Virtual field trips offer Hawaii students chance to visit important historical sites

Virtual field trips offer Hawaii students chance to visit important historical sites
A new software program aims to take students to places in the islands that they couldn't otherwise visit. (Image: Kamehameha Schools)

HONOLULU, Hawaii (HawaiiNewsNow) - Kamehameha Schools is unveiling a new way to educate students about Hawaii’s historical sites across the islands ― with virtual field trips.

Virtual Huakai, which was showcased Tuesday at Kamehameha Schools’ EdTech conference in Honolulu, was created by the private school in partnership with Arizona State University.

The aim of the program: To create virtual “field trips” for students to see sites like Kahalu’u Ma Kai and Makalawena on Hawaii island without disturbing the ecosystem.

The project uses 360-degree video to take students on tours, including the 12-acre wetland of Makalawena, which was wiped out in the 1946 tsunami.

In 1972, the area was designated as a national natural landmark, and now is one of the last remaining nesting grounds for several species of endangered Hawaiian water birds.

“Virtual Huakai enable students across Hawaii – and the world – to connect with the aina and explore wahi pana like Makalawena in a way that provides virtual access with minimal impact and in a way they wouldn’t be able to experience otherwise,” said Kaimana Barcase, Kamehameha School’s West Hawaii regional director.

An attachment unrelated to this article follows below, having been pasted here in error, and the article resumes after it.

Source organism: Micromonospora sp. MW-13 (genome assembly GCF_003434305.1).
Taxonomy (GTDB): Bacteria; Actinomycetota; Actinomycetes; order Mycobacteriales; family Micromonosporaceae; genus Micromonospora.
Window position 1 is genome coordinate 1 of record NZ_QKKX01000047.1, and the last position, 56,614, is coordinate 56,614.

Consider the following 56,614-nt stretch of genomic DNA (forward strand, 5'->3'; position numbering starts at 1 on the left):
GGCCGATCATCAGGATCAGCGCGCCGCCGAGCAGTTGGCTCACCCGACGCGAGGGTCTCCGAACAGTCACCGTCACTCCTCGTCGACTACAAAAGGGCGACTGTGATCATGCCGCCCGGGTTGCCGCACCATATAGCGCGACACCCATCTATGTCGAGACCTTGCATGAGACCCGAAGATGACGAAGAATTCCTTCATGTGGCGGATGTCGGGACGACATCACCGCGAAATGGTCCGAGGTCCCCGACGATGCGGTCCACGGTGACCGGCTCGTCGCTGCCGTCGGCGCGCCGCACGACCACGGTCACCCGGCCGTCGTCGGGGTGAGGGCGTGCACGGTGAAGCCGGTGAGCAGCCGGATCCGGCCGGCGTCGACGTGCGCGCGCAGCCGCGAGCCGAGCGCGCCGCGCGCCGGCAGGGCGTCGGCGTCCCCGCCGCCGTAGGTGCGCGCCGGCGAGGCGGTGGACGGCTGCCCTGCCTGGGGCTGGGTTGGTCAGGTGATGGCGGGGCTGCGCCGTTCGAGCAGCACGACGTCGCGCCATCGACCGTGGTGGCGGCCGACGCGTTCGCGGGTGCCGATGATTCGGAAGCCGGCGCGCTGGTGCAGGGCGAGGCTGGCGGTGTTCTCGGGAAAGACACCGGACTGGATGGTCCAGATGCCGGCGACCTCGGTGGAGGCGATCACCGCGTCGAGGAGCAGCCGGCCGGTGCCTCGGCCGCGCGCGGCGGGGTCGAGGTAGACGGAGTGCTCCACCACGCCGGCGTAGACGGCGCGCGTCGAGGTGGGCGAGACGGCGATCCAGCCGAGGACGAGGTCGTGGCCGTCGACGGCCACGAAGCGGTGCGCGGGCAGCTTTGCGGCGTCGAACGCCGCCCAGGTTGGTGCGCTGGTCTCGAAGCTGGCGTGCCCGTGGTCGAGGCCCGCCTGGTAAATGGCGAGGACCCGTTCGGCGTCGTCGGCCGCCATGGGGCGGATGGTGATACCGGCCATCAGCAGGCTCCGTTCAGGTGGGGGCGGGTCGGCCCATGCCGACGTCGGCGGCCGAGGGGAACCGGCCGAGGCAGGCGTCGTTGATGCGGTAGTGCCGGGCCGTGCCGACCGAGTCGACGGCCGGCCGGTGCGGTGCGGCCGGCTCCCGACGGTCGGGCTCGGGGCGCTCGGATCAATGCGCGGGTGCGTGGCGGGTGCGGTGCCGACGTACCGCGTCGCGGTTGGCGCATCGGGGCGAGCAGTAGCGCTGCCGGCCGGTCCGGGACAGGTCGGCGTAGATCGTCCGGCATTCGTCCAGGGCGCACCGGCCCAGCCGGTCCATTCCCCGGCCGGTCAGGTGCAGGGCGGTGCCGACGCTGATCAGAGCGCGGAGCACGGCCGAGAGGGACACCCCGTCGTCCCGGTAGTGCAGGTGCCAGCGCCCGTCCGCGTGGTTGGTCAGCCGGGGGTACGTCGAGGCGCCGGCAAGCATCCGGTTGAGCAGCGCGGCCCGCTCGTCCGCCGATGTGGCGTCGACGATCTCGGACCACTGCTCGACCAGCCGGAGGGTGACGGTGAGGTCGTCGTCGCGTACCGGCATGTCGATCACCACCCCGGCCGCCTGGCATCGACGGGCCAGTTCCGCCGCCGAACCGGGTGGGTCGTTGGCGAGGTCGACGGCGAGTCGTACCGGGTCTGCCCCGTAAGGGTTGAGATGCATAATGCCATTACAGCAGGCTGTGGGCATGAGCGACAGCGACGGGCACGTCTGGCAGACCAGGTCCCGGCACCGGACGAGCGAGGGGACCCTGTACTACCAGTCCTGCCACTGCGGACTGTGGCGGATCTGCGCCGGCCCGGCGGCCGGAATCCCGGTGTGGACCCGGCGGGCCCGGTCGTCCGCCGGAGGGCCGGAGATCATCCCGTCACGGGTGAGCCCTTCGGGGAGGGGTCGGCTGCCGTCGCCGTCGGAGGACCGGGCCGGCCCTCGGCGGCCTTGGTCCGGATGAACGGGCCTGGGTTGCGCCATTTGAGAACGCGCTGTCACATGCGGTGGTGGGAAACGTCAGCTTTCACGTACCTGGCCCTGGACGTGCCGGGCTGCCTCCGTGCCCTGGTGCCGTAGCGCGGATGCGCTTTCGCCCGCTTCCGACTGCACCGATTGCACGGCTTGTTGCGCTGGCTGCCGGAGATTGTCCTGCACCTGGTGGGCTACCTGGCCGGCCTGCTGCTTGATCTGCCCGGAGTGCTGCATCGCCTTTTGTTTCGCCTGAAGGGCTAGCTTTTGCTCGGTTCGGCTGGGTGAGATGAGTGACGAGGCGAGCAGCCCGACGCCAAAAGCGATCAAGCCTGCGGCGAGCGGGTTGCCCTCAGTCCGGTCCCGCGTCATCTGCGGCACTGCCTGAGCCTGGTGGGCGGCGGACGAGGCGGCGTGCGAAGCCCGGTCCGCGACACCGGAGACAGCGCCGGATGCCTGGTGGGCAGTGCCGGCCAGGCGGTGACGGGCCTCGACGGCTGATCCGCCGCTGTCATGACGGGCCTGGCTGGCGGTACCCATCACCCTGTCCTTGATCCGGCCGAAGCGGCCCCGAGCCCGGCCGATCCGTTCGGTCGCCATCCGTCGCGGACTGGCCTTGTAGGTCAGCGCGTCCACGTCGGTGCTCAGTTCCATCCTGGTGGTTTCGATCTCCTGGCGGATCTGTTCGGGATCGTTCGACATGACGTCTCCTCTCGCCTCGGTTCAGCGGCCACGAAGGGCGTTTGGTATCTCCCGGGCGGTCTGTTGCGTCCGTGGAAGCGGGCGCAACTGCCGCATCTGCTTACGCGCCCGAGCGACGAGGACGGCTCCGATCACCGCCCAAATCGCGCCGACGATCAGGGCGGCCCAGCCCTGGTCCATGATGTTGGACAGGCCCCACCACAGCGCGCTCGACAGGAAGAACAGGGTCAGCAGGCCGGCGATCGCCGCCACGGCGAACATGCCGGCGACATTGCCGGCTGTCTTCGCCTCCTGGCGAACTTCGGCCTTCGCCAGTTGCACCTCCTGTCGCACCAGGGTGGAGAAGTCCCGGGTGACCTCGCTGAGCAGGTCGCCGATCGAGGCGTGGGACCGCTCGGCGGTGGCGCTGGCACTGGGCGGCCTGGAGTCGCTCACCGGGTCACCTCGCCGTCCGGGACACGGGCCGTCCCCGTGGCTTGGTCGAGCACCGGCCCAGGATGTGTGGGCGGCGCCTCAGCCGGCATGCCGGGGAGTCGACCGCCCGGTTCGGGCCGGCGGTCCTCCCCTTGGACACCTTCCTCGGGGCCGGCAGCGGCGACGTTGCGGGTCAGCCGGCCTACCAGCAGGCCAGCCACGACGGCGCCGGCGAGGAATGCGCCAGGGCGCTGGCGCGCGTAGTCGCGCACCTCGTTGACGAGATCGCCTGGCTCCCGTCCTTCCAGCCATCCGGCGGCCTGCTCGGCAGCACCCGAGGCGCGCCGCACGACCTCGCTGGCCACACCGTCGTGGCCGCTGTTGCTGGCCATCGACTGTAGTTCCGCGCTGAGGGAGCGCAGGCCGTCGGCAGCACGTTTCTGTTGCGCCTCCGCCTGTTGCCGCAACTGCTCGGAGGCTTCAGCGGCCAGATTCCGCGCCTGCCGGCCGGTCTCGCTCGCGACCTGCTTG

Kealakehe Intermediate’s Mathieu Williams, Hawaii’s teacher of the year, along with students and teachers from across West Hawaii were at the EdTech conference to talk about the program.

Williams has used it in his classroom and said it gives students an opportunity to visit places they otherwise couldn’t.

“It just opens their eyes, ears, and hearts, to what the meaning behind the place really means,” he said.

Students like Big Island eighth grader Kaninau Akana and seventh grader Mei Kanada say these experiences not only help their education, but also improve how they interact socially.

“I just think it allows me to connect personally to my background and my history, which will allow me to succeed in my school work, at home, or even how I treat or act with others,” said Akana.

Added Kanada: “To me, the focus that I was trying to find today was mo’olelo. I was born and raised here … and I wanted to learn more about this place."

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